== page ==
In the case of partial zombie debt, your unpaid bill will have almost passed the statute of limitations in your state. The statute of limitations limits how long a legitimate lawsuit can be filed and be collected upon. Fully dead zombie debts are when your bills are completely time-barred and cannot be collected. By approaching you for zombie debts, Convergent is using a tactic to revive an old debt, and have you pay a small payment on it. Then they will come back full force to collect the debt.
Although not everyone contacted by Convergent Healthcare Recoveries will struggle, many consumers do. If your debt is not old, then you may have a case that they can legally collect on. In this case, you might want to wait for collections to drop off your credit report, or simply tell a debt collector to cease all communications. Another option is requesting debt validation.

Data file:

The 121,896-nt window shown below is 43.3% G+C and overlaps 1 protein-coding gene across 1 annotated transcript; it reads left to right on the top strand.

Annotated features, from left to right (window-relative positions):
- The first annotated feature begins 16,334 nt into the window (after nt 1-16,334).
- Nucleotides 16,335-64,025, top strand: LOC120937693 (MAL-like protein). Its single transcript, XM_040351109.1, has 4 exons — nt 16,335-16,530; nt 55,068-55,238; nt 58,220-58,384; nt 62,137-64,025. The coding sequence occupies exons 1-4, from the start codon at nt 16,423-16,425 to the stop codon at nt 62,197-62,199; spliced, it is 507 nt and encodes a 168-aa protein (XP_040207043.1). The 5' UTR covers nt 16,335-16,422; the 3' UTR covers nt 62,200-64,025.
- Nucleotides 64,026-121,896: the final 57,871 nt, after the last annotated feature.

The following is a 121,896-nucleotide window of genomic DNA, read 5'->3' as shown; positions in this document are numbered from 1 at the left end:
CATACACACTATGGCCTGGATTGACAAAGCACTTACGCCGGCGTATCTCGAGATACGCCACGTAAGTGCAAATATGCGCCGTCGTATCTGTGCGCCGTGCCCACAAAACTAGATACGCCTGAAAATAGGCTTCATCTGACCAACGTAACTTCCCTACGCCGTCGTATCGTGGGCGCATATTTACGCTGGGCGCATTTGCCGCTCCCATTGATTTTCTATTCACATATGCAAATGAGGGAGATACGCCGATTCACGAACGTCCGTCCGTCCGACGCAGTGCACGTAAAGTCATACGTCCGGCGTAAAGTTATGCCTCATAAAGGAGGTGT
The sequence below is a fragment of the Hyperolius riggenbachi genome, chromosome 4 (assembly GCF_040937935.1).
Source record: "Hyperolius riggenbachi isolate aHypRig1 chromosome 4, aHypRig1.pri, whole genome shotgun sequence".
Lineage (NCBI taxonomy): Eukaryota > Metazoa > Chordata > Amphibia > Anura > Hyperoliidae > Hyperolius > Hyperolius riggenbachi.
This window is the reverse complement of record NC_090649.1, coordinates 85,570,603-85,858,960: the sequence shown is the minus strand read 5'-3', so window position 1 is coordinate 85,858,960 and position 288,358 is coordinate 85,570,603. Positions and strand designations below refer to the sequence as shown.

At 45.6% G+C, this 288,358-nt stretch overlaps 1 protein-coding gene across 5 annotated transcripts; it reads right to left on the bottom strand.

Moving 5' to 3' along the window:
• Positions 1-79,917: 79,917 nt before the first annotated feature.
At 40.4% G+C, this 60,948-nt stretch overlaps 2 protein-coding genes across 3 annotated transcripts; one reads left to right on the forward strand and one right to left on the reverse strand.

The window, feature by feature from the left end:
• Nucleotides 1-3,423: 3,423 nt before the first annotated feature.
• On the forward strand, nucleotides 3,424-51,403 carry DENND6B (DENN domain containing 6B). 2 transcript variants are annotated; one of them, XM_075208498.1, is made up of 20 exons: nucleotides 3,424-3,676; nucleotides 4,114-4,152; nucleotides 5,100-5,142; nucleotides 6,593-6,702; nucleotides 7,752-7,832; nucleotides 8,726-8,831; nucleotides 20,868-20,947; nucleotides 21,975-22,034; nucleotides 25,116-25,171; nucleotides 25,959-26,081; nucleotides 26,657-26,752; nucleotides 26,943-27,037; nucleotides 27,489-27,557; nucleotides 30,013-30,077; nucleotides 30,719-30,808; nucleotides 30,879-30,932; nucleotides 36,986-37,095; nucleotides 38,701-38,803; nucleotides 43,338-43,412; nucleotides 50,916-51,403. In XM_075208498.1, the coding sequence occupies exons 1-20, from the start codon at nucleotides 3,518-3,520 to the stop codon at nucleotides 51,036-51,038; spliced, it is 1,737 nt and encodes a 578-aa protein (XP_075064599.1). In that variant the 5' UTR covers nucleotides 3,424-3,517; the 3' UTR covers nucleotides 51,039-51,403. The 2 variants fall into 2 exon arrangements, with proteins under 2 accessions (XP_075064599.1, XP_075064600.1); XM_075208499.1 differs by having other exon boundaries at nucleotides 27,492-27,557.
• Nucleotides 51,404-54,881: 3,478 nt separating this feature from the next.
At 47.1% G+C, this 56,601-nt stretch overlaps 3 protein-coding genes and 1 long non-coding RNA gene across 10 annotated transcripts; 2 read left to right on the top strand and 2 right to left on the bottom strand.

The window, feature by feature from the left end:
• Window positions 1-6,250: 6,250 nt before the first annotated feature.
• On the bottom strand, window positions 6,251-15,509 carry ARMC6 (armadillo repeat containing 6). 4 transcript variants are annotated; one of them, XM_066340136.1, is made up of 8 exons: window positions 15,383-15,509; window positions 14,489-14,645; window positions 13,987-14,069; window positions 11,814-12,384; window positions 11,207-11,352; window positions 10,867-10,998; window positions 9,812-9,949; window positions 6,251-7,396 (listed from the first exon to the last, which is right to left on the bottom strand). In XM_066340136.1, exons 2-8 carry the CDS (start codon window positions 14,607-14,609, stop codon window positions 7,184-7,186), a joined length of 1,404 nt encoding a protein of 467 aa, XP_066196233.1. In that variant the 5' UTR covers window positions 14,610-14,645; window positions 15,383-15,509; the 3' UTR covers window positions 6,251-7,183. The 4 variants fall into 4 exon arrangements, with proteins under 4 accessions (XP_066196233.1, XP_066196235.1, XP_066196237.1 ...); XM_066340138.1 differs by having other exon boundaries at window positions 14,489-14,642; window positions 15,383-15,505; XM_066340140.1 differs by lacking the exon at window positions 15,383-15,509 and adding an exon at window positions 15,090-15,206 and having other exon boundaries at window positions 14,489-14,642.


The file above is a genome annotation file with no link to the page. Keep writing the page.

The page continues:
If your debt has been outsourced to a debt collector, then this means it was either sold to them, or they are negotiating the debt for you. In any case, you can often negotiate a reduced settlement. The older your account is, the lower you should offer. In some cases, it will depend on who Convergent is collecting for, but you can still try to explain your situation and ask to pay less. For extremely old debts you can attempt to ask to pay less than 30 percent. Although the statute of limitations expiration means you won't be able to be sued for the debt, you want to get it off of your credit report altogether. If the debt is a complete zombie debt, then you can even aim for 10% to start. Any settlement that you make be sure to get it in writing.